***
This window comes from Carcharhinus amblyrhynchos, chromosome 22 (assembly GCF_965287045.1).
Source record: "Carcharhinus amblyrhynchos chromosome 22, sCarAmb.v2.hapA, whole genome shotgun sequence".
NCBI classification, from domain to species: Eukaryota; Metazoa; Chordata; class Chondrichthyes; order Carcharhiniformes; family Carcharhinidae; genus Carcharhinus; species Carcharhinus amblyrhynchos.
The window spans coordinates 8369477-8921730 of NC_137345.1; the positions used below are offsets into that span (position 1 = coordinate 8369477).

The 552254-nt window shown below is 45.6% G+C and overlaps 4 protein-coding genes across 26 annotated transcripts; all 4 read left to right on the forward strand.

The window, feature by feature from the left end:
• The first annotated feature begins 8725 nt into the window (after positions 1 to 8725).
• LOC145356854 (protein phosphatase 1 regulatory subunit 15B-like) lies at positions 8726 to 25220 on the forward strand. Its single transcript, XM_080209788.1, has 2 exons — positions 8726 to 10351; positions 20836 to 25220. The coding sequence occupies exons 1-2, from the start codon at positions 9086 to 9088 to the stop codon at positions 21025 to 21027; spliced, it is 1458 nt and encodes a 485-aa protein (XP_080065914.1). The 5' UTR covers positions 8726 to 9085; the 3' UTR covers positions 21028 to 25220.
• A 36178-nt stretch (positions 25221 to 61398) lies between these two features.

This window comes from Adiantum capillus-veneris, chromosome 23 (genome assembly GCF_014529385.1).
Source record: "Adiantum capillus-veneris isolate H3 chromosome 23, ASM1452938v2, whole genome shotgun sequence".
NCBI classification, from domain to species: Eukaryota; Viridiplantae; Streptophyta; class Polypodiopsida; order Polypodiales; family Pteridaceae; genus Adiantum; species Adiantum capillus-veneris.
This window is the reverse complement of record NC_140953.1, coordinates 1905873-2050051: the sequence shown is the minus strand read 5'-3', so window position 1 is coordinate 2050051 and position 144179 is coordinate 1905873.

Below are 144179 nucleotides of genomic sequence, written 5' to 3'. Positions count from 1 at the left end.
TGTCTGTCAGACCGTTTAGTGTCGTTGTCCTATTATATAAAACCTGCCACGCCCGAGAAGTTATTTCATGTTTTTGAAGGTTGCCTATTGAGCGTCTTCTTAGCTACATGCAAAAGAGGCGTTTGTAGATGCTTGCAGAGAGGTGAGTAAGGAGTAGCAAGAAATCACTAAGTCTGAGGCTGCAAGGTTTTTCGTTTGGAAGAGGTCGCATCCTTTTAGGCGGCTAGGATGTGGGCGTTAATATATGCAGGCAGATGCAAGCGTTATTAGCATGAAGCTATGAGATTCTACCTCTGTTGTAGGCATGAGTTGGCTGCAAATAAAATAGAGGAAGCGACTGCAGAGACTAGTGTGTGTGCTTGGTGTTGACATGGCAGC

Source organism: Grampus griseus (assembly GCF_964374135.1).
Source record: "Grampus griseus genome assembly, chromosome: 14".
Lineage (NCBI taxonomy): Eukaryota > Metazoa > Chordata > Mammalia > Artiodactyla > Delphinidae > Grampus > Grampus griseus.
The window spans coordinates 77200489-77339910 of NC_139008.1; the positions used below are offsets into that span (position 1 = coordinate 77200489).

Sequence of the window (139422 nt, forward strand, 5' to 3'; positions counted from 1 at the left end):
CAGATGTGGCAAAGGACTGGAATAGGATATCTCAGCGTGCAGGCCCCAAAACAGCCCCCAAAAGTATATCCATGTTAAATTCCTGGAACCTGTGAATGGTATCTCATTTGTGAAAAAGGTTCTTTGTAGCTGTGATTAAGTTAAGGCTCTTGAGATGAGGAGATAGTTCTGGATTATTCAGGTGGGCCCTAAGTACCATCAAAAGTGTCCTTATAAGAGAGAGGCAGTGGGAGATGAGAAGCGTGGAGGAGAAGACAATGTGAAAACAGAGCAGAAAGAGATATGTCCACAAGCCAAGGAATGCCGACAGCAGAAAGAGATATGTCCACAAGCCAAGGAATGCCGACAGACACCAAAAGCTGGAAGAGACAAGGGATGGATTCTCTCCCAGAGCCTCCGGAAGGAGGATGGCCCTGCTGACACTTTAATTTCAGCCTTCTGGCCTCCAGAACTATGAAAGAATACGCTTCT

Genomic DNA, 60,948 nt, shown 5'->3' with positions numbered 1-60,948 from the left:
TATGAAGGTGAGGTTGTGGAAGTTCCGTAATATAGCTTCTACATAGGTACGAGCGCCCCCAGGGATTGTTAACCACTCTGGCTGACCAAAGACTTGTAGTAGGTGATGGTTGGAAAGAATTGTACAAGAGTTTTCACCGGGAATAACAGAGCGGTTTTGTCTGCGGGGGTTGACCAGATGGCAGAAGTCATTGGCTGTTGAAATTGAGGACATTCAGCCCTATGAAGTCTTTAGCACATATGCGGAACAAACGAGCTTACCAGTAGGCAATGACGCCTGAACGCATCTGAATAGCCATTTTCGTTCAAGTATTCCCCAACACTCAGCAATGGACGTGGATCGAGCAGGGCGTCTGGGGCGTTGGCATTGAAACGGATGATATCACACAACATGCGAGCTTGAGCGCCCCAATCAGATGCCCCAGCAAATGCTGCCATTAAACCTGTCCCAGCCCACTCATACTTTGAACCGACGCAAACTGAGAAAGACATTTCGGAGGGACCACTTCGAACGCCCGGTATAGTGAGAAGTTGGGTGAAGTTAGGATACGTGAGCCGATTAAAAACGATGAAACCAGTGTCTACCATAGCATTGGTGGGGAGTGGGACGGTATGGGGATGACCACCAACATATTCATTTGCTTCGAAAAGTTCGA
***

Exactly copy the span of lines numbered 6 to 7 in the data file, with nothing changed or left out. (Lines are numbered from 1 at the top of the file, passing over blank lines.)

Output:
The window, feature by feature from the left end:
• The first annotated feature begins 8725 nt into the window (after positions 1 to 8725).